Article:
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    Radio Advertising

    Radio, another wide-reach medium of advertising, tends to be most similar to network television in regards to cost per impression, expansiveness, and focus on prospective clientele. Although the often ‘knee-jerk’ reaction to radio is pitting an ad’s lack of visual context against that of TV (or even print media), people tend to forget that cost is a function of market demand. By comparison, the cost per impression may be 25-50% that of TV. Few would disagree that conveying a message both audibly & visually leads to stronger consumer retention and recollection, but frequency theory tells us that with enough ads, we can recreate the same level of awareness.


    If, then, few would disagree that TV advertising produces stronger ad retention (no doubt correlated with a higher conversion rate), then certainly it would make sense that advertisers are willing to pay a higher CPM for it than, say, print or radio. In my experience, a :15-:30 second radio spot might run only .4¢-1.2¢ per impression. On average, this is a bit lower than other mainstream forms of advertising. How much lower exactly? By comparison:
    • A solid network TV ad might run 1.5¢-2.5¢/impression and a cable TV ad as high as 3.5¢
    • Running an ad in your local paper might cost roughly .8¢-1.8¢/impression
    • and even a 2 page spread in your local ‘community magazine’ can run 2.5¢ per print


    Lower CPM simply means greater frequency (or, when necessary, greater reach) of an ad over the same ad budget as compared to relatively higher CPM campaigns like TV. What does this mean? It means we can run the ad more times. Why is this not necessarily good or bad? Because radio listening tend to need be exposed at a higher frequency to a radio ad than to a comparable (more expensive) TV ad. Although I’ve seen the magical 3’s pop up in conversations about the optimal frequency for print and TV ad, a popular consensus among radio advertisers says that 7 has a nice ring to it. Clearly the goal here is to make lasting, positive impressions on consumers up to the point of diminishing returns. Although repetition is paramount, oversaturating a radio listener is wasteful.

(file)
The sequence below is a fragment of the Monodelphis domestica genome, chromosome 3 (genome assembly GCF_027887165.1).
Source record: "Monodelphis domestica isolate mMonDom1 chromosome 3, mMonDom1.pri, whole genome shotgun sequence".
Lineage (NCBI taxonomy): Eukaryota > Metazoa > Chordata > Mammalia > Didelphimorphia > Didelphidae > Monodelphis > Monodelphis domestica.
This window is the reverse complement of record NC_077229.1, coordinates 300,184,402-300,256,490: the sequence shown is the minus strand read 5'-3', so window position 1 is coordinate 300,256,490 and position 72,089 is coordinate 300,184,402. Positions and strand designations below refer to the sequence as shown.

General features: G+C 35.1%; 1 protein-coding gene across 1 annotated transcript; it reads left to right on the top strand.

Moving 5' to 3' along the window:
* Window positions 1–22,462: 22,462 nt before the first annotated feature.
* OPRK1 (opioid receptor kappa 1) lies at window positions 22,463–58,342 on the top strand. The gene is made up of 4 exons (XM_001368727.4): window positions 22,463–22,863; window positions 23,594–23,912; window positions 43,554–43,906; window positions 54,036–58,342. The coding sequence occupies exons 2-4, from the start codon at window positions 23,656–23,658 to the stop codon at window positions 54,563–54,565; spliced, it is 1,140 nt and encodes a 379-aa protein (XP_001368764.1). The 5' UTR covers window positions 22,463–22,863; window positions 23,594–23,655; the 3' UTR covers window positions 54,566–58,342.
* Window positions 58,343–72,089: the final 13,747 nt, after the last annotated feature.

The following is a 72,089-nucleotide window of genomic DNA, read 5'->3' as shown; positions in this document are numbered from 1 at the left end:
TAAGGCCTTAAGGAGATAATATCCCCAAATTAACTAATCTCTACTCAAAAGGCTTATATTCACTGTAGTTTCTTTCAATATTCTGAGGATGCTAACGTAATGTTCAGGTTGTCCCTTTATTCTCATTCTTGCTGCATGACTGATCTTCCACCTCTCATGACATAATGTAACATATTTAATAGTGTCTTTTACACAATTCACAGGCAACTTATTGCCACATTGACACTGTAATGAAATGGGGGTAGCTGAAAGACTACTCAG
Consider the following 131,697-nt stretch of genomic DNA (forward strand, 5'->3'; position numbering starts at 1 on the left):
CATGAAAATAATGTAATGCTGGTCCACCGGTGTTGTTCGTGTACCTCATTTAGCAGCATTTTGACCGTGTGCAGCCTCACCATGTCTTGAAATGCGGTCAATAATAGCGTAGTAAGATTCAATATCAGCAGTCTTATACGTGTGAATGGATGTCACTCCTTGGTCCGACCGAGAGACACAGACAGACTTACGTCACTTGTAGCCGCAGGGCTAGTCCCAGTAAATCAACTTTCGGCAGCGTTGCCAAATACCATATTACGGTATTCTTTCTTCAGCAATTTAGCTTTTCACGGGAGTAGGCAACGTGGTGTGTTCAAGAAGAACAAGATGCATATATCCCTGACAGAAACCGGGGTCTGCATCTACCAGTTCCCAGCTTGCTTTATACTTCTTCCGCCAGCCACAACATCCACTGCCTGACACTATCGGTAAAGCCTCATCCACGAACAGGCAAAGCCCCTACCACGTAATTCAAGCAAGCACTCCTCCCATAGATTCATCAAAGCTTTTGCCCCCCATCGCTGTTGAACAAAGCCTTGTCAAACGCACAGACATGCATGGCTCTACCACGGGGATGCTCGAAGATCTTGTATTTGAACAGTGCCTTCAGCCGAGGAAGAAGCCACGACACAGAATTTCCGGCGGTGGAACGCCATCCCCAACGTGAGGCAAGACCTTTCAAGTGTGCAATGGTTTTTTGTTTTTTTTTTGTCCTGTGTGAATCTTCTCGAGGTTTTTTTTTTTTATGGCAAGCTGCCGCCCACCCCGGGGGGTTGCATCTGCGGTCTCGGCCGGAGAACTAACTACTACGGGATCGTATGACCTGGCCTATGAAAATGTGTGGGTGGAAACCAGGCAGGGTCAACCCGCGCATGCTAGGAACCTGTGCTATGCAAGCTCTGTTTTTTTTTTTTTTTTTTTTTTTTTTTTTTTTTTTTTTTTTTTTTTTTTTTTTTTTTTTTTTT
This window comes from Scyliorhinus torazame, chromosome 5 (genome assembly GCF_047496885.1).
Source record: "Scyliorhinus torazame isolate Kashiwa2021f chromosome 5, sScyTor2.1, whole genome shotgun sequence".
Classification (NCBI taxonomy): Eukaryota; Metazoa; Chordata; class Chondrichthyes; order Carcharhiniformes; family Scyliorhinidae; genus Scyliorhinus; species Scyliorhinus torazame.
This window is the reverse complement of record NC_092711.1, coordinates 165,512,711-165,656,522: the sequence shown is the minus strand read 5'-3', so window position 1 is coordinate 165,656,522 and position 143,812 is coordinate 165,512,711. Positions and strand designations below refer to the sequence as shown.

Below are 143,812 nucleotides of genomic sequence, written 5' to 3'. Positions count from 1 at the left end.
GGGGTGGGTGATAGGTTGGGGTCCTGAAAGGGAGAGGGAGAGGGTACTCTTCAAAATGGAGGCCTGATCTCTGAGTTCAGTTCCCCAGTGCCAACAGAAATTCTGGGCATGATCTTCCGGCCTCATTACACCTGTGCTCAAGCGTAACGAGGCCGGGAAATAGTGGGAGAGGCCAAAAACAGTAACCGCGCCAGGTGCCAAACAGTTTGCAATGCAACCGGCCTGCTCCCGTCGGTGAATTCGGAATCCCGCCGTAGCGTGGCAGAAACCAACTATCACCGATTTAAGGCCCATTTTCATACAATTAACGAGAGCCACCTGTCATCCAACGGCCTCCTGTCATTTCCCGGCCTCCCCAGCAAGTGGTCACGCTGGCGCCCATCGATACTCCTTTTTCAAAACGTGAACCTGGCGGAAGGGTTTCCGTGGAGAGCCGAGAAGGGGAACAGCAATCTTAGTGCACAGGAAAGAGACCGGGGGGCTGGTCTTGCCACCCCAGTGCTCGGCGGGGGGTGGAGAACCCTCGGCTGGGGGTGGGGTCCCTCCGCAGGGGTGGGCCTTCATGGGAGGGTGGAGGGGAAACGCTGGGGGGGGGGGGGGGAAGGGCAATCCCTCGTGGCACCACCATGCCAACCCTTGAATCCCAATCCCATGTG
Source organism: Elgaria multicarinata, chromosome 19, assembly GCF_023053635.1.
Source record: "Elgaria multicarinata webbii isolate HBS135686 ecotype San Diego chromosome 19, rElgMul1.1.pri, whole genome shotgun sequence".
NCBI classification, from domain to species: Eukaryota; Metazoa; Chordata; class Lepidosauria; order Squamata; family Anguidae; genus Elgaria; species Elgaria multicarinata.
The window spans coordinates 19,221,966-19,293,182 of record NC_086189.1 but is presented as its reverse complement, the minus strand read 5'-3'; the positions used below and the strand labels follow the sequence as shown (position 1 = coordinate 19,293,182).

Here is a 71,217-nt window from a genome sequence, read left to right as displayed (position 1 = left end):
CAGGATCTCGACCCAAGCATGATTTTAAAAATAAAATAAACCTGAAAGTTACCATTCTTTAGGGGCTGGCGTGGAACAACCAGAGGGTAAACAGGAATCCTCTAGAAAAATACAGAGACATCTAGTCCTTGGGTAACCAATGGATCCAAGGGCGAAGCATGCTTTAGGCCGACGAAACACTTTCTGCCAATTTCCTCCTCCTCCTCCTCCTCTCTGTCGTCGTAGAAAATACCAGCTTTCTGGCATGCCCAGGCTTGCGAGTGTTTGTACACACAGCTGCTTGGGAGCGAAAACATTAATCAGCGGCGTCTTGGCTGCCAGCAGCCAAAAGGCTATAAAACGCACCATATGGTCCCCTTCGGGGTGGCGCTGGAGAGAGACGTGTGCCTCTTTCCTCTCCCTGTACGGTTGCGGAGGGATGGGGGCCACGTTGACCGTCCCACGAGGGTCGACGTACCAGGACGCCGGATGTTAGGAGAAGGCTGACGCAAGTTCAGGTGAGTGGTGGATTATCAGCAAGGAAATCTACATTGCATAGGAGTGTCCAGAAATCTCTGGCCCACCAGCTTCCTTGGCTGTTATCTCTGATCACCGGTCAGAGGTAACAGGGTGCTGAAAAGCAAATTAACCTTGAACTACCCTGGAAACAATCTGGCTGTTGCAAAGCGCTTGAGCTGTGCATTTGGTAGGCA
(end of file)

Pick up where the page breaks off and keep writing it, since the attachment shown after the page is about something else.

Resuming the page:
The Same Ad Nauseum

    Like in the many other examples I’ve brought up in regards to media advertising, this is simply a numbers game. A game of math. And of probability. A game where we look at the
    1. Cost of an impression
    2. Conversion rate (%) of those impressions
    3. Revenue generate per conversion
    4. Variable cost of a conversion (gross profit)
    5. Our willingness to provide goods or services at that gross profit
    Certainly, overhead factors into that ‘willingness’. And certainly ‘willingness’ isn’t the final say in whether to proceed with an advertising campaign. Equally likely is there a form of advertising
    • With a lower total cost per conversion.
    • That generates higher revenue per conversion (a source that generates more qualified leads, for example)
    • Converts [tooltip text=”Sales that do not overlap with current promotional efforts, and drive in consumers that, without question, would not have converted otherwise”]“found business”[/tooltip].